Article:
Even if they were not Oxbridge students, many professional singers, particularly those specialising in early music, will have had some contact with the cathedral tradition at some point. But it’s far from being the only breeding ground. One distinctive example is the tradition of Welsh male voice choirs, which have their roots in the particular Welsh fondness for hymn-singing in the 19th century. It’s no surprise that the country has become famous for producing world-class opera singers.

Treorchy Male Voice Choir © Treorchy Male Voice Choir
Treorchy Male Voice Choir
© Treorchy Male Voice Choir

Another pillar of the tradition is amateur singing. A network of choral societies crosses the country, with Yorkshire’s Halifax Choral Society laying claim to be the oldest in continuous existence, not just in Britain but worldwide (it was founded in 1817). Several major orchestras operate large scale choruses alongside their symphonic ensembles, including the Hallé Choir in Manchester (founded in 1858, the same year as the orchestra), City of Birmingham Symphony Chorus, Philharmonia and London Philharmonic Choruses. The BBC does it too, in the shape of the BBC Symphony Chorus and the smaller professional ensemble, the BBC Singers. But there are many choruses and choral societies that also reach high standards and find themselves regularly invited to major festivals like the Proms.

Sir Edward Elgar
Sir Edward Elgar

Festivals represent another mainstay of the British choral tradition. There are many of them and two, dating back to the 18th century, have played a particularly significant role. The Birmingham Festival ran triennially from 1784 until the First World War brought it to a close. Mendelssohn wrote his oratorio Elijah for the festival in 1846 and Dvořák his Requiem in 1891, the former so popular that it became an annual fixture. It was also for Birmingham that Edward Elgar wrote his trilogy of great choral works, starting with another favourite The Dream of Gerontius in 1900, soon followed by The Apostles and The Kingdom.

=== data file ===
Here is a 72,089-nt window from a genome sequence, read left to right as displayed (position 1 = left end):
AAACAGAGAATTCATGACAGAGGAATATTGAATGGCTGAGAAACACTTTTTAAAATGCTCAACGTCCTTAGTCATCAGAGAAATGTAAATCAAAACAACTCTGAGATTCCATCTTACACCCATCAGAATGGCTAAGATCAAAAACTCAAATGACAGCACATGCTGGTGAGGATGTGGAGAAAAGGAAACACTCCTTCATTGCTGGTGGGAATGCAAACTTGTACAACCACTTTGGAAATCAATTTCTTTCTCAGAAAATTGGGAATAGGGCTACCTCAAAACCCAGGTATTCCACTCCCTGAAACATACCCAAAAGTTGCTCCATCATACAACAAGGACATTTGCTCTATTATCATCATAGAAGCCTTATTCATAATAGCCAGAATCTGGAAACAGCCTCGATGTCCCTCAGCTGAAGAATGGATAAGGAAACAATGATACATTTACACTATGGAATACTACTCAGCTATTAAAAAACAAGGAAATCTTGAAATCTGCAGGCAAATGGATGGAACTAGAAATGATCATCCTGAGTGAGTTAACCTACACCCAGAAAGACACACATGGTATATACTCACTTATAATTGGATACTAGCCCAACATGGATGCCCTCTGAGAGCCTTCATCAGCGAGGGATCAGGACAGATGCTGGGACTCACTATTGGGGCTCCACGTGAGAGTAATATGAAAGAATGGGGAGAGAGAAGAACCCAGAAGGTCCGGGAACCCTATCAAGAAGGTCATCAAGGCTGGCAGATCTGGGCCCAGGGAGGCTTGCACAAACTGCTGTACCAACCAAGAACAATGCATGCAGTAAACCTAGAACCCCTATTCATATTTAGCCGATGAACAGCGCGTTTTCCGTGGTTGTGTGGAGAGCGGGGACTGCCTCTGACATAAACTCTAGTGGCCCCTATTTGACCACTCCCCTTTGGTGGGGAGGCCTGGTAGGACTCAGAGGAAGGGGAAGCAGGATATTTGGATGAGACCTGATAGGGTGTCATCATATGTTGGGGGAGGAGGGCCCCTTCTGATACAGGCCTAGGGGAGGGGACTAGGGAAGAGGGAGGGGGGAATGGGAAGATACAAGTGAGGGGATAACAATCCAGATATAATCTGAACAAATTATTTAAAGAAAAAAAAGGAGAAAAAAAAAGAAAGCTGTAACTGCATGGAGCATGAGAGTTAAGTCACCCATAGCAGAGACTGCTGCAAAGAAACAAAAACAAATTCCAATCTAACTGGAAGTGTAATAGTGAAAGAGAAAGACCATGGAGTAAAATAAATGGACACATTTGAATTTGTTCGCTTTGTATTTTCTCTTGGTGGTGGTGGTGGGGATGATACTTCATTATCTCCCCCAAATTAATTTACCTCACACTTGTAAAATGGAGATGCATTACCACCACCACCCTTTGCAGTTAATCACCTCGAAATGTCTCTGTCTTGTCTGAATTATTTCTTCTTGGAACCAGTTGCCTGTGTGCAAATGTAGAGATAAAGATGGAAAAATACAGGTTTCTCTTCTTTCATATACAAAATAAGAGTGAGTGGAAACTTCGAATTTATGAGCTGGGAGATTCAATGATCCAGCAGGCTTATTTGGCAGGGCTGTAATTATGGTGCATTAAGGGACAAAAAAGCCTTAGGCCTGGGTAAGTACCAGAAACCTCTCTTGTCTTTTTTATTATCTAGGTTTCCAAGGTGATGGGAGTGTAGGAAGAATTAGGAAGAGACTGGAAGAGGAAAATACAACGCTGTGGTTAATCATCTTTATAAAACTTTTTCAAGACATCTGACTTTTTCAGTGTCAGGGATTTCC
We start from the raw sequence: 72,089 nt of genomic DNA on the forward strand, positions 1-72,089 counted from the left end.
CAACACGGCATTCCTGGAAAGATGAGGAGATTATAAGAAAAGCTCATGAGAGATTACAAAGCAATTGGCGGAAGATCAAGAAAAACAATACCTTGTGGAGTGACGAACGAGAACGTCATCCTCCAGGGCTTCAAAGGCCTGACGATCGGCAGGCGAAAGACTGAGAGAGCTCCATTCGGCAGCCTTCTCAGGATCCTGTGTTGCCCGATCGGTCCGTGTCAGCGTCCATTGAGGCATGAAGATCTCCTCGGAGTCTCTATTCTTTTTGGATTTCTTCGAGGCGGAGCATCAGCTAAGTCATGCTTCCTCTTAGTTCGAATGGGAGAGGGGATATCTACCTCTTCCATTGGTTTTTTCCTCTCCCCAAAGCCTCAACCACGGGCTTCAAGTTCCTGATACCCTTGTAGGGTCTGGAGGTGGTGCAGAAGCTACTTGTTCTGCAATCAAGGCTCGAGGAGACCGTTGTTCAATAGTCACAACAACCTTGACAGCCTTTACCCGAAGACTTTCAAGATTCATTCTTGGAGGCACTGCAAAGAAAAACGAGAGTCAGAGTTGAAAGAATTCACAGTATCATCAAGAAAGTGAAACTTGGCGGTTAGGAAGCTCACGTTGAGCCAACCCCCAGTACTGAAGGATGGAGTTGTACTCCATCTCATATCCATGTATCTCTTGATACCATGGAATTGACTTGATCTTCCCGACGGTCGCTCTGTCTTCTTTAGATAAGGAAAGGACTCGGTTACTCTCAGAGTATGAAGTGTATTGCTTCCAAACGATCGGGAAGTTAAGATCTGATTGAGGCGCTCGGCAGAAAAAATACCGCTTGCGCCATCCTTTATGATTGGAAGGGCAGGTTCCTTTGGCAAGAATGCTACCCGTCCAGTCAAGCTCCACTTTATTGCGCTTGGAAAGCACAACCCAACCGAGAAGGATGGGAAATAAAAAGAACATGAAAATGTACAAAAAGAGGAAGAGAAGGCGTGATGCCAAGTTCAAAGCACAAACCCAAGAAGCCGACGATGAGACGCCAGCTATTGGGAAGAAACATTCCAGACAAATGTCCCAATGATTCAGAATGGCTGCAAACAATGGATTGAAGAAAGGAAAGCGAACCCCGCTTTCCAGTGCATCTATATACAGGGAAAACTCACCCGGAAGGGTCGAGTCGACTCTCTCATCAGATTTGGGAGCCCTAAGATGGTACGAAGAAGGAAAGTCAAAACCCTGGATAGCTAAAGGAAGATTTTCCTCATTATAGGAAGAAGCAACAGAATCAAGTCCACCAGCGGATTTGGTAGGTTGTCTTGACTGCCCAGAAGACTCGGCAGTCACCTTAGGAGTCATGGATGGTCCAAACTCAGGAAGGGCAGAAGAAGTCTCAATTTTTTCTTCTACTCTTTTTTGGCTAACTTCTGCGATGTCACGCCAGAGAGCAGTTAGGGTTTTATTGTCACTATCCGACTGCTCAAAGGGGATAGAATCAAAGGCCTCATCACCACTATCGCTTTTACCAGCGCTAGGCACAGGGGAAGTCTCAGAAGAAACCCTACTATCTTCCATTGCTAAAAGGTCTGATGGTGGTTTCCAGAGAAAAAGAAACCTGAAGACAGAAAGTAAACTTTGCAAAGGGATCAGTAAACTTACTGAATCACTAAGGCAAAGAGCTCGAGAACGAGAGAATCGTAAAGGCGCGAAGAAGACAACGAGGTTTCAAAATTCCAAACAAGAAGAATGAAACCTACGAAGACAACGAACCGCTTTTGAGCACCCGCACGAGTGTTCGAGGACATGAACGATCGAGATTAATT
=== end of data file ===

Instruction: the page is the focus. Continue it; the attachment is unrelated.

Not so far away, the annual Three Choirs Festival, rotating between the cathedral cities of Hereford, Worcester and Gloucester, dates back even further, to 1729. By no means an exclusively choral festival, numerous works have nonetheless been premiered there including work by Elgar, Gustav Holst, Ralph Vaughan Williams and Herbert Howells.

The list of repertoire goes on: William Walton’s extravagant Belshazzar’s Feast of 1931 and Vaughan Williams’s A Sea Symphony of 1910 were both first performed at the Leeds Festival (now no longer in existence, although the Leeds Festival Chorus that it gave rise to still performs); or the powerful War Requiem by Benjamin Britten, written for the opening of Coventry Cathedral, built to replace the 14th century building ruined by wartime air raids; and Michael Tippett’s A Child of Our Time, written during the war years and first performed in 1944. Handel’s numerous oratorios, Purcell’s odes and anthems; the sacred music of Thomas Tallis, William Byrd, Orlando Gibbons; the highly popular music written more recently by John Rutter… all go to make up one of the most developed and multi-faceted musical traditions to be found anywhere.